by Richard Crockett
Donald Alexander has been in my thoughts a lot during the past two days as I have wondered how he is faring and adjusting to life on the big bad sea!
I was therefore delighted to have received a message from him – and it’s anything but easy out there.
“I’ve slowly been adjusting to the boat after not sailing it since August and having a lot of new equipment on board. The first 24 hours were pleasant low wind sailing allowing me to familiarise myself with the boat. That was until I noticed the gennicker furling line had come out of the furler. So that was the end of the honeymoon!
“I managed to bear off and get the tack onboard and reseat the line, but the gennicker got into magnificent wrap and then wound itself around the forestay. Fortunately after many gybes I managed to get it unwrapped and off the forestay, but the gennicker wrap was unplayable so dropped it.
“Then it was time to prepare for the low pressure system which hit harder than expected. I changed to a staysail and put in a reef. It was dark and gusting 35 – 40 knots when the staysail tack lashing snapped, so the staysail was flying wildly around. I bore away again to de-power so I could furl the sail, drop it, re-lash the tack on foredeck so that I could hoist it, reset it and put in another reef. And obviously stay aboard!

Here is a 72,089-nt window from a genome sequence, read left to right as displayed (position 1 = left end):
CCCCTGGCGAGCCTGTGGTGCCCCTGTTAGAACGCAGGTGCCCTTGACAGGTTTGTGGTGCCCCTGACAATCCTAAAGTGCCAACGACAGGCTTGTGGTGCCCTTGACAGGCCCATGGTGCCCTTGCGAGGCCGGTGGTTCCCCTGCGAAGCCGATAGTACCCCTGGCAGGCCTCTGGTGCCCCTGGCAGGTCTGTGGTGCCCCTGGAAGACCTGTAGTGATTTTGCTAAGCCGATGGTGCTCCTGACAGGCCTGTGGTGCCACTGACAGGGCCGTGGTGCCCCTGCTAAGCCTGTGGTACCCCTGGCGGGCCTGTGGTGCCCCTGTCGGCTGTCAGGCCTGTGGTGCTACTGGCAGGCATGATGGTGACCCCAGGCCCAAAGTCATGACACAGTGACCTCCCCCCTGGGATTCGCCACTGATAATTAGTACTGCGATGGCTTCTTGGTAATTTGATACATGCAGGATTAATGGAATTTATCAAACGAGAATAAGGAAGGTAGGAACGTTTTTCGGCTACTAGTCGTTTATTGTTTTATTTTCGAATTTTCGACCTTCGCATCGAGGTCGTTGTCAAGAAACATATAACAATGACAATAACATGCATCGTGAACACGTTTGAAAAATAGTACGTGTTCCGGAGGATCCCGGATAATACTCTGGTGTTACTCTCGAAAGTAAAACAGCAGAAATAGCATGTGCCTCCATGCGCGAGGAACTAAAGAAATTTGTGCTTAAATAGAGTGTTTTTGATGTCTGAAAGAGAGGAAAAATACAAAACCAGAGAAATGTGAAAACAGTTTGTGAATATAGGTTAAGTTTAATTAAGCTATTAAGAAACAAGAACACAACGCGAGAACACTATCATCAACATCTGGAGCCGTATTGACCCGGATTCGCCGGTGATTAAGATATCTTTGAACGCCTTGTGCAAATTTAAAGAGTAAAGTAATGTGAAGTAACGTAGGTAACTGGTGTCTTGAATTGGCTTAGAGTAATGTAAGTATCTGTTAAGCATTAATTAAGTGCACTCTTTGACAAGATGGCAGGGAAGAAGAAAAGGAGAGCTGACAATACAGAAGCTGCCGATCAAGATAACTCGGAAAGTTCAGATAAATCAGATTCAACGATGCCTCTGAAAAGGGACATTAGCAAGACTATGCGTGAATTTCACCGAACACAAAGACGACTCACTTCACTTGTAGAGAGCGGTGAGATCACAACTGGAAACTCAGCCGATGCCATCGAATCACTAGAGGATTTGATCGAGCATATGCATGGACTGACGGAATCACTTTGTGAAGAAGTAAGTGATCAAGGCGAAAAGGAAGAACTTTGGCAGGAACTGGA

“That was a 90 minute exercise. Unfortunately it lost me 20 miles downwind and a lot of physical resources, but it’s still early days”.
Today I’m on two reefs and the staysail, a little bit under-gunned, but fine while I build my resources, catch up on some sleep and prepare some food. Not that easy in this stuff”.
I’ll be on port for another about 70nm before tacking, but just more of the same for next 5 – 6 days. Woohoo! Just low after low after low. Hopefully the patterns will change a bit and toss us a bone?”
Currently Alexander is in 26th place in the Class 40 fleet, a very respectable place in this highly competitive fleet of over 50 boats.
Sailors amongst us will know just how tough those conditions are in a fully crewed boat, but when on one’s own it’s a whole different story. Knowing Alexander as I do, he’s a tough nut who will be revelling in the conditions and taking on each challenge with gusto, all the while cursing every single lost metre during the down times.
The French superstar sailor Armel Le Cléac’h has capsized in his maxi trimaran, ‘Banque Populaire IX’, in the most serious incident yet to hit the Route du Rhum-Destination Guadeloupe fleet as the skippers contend with a major storm in the Atlantic.